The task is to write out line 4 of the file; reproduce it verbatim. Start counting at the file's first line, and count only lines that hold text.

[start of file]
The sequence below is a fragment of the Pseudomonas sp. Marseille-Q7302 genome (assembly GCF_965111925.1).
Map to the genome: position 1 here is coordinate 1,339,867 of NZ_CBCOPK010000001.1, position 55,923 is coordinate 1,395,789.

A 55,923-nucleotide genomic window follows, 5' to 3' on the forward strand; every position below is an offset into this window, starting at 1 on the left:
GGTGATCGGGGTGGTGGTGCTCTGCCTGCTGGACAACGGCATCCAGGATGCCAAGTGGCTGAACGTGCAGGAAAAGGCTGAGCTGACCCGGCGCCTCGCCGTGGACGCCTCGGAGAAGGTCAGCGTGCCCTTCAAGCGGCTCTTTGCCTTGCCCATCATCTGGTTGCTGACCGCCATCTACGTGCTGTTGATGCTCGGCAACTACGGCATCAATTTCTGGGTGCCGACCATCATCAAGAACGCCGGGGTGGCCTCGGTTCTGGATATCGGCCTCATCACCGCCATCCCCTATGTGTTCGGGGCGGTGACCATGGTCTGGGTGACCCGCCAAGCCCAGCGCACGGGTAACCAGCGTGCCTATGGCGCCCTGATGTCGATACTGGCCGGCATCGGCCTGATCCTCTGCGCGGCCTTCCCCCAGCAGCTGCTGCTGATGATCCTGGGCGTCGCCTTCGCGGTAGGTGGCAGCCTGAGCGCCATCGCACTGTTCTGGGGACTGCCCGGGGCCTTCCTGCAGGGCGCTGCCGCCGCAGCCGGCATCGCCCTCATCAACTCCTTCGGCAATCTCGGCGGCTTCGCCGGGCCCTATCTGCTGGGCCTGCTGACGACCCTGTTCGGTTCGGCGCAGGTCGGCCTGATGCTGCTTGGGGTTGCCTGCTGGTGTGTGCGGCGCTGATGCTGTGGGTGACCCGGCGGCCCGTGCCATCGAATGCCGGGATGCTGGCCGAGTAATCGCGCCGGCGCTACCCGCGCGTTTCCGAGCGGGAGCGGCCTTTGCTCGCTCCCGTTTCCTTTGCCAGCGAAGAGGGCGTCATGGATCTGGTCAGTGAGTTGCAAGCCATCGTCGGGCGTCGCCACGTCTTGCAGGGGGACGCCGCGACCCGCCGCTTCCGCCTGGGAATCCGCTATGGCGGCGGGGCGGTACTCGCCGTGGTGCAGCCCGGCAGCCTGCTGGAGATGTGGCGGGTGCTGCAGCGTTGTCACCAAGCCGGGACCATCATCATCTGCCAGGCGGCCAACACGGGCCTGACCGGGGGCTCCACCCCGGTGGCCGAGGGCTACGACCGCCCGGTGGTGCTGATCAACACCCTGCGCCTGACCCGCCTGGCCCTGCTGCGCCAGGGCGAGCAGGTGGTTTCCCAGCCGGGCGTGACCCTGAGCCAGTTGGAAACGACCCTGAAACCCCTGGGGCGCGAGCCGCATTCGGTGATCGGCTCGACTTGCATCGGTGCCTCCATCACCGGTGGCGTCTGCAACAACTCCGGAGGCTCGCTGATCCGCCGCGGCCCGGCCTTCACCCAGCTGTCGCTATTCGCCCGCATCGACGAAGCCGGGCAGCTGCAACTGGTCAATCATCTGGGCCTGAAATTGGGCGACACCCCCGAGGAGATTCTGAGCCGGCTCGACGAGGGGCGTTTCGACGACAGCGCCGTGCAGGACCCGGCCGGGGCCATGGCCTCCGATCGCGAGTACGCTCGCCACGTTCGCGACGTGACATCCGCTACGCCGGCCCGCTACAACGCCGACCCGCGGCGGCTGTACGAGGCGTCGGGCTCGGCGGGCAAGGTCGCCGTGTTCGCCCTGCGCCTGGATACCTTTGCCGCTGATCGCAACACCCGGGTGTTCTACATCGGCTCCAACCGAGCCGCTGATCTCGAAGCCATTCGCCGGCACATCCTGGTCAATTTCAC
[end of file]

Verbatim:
GGTGATCGGGGTGGTGGTGCTCTGCCTGCTGGACAACGGCATCCAGGATGCCAAGTGGCTGAACGTGCAGGAAAAGGCTGAGCTGACCCGGCGCCTCGCCGTGGACGCCTCGGAGAAGGTCAGCGTGCCCTTCAAGCGGCTCTTTGCCTTGCCCATCATCTGGTTGCTGACCGCCATCTACGTGCTGTTGATGCTCGGCAACTACGGCATCAATTTCTGGGTGCCGACCATCATCAAGAACGCCGGGGTGGCCTCGGTTCTGGATATCGGCCTCATCACCGCCATCCCCTATGTGTTCGGGGCGGTGACCATGGTCTGGGTGACCCGCCAAGCCCAGCGCACGGGTAACCAGCGTGCCTATGGCGCCCTGATGTCGATACTGGCCGGCATCGGCCTGATCCTCTGCGCGGCCTTCCCCCAGCAGCTGCTGCTGATGATCCTGGGCGTCGCCTTCGCGGTAGGTGGCAGCCTGAGCGCCATCGCACTGTTCTGGGGACTGCCCGGGGCCTTCCTGCAGGGCGCTGCCGCCGCAGCCGGCATCGCCCTCATCAACTCCTTCGGCAATCTCGGCGGCTTCGCCGGGCCCTATCTGCTGGGCCTGCTGACGACCCTGTTCGGTTCGGCGCAGGTCGGCCTGATGCTGCTTGGGGTTGCCTGCTGGTGTGTGCGGCGCTGATGCTGTGGGTGACCCGGCGGCCCGTGCCATCGAATGCCGGGATGCTGGCCGAGTAATCGCGCCGGCGCTACCCGCGCGTTTCCGAGCGGGAGCGGCCTTTGCTCGCTCCCGTTTCCTTTGCCAGCGAAGAGGGCGTCATGGATCTGGTCAGTGAGTTGCAAGCCATCGTCGGGCGTCGCCACGTCTTGCAGGGGGACGCCGCGACCCGCCGCTTCCGCCTGGGAATCCGCTATGGCGGCGGGGCGGTACTCGCCGTGGTGCAGCCCGGCAGCCTGCTGGAGATGTGGCGGGTGCTGCAGCGTTGTCACCAAGCCGGGACCATCATCATCTGCCAGGCGGCCAACACGGGCCTGACCGGGGGCTCCACCCCGGTGGCCGAGGGCTACGACCGCCCGGTGGTGCTGATCAACACCCTGCGCCTGACCCGCCTGGCCCTGCTGCGCCAGGGCGAGCAGGTGGTTTCCCAGCCGGGCGTGACCCTGAGCCAGTTGGAAACGACCCTGAAACCCCTGGGGCGCGAGCCGCATTCGGTGATCGGCTCGACTTGCATCGGTGCCTCCATCACCGGTGGCGTCTGCAACAACTCCGGAGGCTCGCTGATCCGCCGCGGCCCGGCCTTCACCCAGCTGTCGCTATTCGCCCGCATCGACGAAGCCGGGCAGCTGCAACTGGTCAATCATCTGGGCCTGAAATTGGGCGACACCCCCGAGGAGATTCTGAGCCGGCTCGACGAGGGGCGTTTCGACGACAGCGCCGTGCAGGACCCGGCCGGGGCCATGGCCTCCGATCGCGAGTACGCTCGCCACGTTCGCGACGTGACATCCGCTACGCCGGCCCGCTACAACGCCGACCCGCGGCGGCTGTACGAGGCGTCGGGCTCGGCGGGCAAGGTCGCCGTGTTCGCCCTGCGCCTGGATACCTTTGCCGCTGATCGCAACACCCGGGTGTTCTACATCGGCTCCAACCGAGCCGCTGATCTCGAAGCCATTCGCCGGCACATCCTGGTCAATTTCAC